Both of my Tri-B yo-yos have a one-off custom anodization with a full yo-yo blast finish.  As I said in the intro, for one of these I chose the colours and design while the other was an artist proof custom Tri-B that MFD was selling to the public.  The custom Tri-B that I ordered was the purple yo-yo shown below with the orange to green fade splash and some Barrel of Monkeys tatoos.  Full disclosure: I took inspiration for this colour scheme from Amplified Return Tops and their Desert Sunset colourway for the Shout yo-yo.  I hope LaMonté Patterson will consider this an homage to his wonderful colourway (if not, please blame me and not MFD).  Anyway, as you can see, both Tri-B yo-yos are absolutely beautiful and are real works of art.



Which brings me to an important point.  MonkeyfingeR Design already has an excellent reputation as one of the best in the business when it comes to anodization.  However, the ability to custom order any colourway design is simply a step beyond the rest.  I can’t stress enough how amazing this service is, especially given that their yo-yos are great to play with as well.  And the possible options are actually dizzying to the point of being completely overwhelming.  One to four colours combined with fades, splashes, galaxies, swirls, speckles, acid washes, and so on and so forth.  Plus you can have just about anything tattooed or ghosted onto the surface.  Sure, this increases the cost as you pile on the options, but the ability to custom order a truly unique yo-yo is probably worth the cost for many throwers.  The custom yo-yos will range in cost from about $135 USD up to somewhere close to $200 depending on the what options you choose.  My custom Tri-B was towards the lower-mid end of that scale because I didn’t need to go crazy to achieve what I wanted.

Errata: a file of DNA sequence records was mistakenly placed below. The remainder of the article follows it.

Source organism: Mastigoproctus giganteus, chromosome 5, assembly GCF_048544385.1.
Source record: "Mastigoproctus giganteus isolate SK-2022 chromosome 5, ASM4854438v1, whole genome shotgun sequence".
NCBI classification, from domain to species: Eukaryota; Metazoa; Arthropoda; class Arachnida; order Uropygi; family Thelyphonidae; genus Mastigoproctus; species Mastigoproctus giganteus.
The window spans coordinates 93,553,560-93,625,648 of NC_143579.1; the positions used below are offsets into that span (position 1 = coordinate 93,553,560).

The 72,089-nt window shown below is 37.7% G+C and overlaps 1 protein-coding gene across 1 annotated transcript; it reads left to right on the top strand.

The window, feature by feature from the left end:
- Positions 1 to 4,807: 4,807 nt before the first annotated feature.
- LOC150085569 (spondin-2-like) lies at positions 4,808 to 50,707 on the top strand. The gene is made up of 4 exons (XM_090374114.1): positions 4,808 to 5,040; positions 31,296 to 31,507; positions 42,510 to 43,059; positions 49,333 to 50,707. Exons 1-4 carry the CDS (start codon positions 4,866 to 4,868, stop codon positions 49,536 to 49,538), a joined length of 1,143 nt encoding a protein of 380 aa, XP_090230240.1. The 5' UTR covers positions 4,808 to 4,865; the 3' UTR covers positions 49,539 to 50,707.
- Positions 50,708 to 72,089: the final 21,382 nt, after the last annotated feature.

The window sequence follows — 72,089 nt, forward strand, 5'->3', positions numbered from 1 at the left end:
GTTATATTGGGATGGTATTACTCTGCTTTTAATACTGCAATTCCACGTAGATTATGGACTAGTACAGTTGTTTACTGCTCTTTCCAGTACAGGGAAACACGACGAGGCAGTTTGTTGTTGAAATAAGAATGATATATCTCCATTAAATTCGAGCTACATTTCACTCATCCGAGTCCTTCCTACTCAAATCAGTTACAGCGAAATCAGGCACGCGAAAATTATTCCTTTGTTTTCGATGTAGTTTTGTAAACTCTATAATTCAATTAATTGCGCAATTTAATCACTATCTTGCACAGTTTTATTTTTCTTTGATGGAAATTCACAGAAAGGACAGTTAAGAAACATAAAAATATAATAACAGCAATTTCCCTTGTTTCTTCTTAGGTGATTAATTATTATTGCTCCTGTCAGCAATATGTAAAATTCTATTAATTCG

Response System

Like all yo-yos from MonkeyfingeR, the Tri-B uses MFD’s own Monkey Snot flowable silicone which is poured by hand.  MonkeyfingeR Ray prefers to keep the silicone recessed into the groove, but even so the Tri-B has no problem binding thanks to the Snot being really grippy.  Keeping the silicone recessed means that it is less likely to interact with the string during tricks, which I really appreciate.  So far I have been very impressed with the Monkey Snot and I am plan on discussing it in more detail in a future stand alone review.



Normally I wouldn’t bother mentioning the string in a review since many throwers will replace the string quickly with whatever type they prefer to use, but in this case I do want to touch on it.  The standard Tri-B yo-yos come with an Ape Hanger string included. I have already reviewed the Ape Hanger strings and I recommend that you check that review out for more details.  Suffice to say that I really like the Ape Hangers and having one included with the Tri-B is a huge bonus.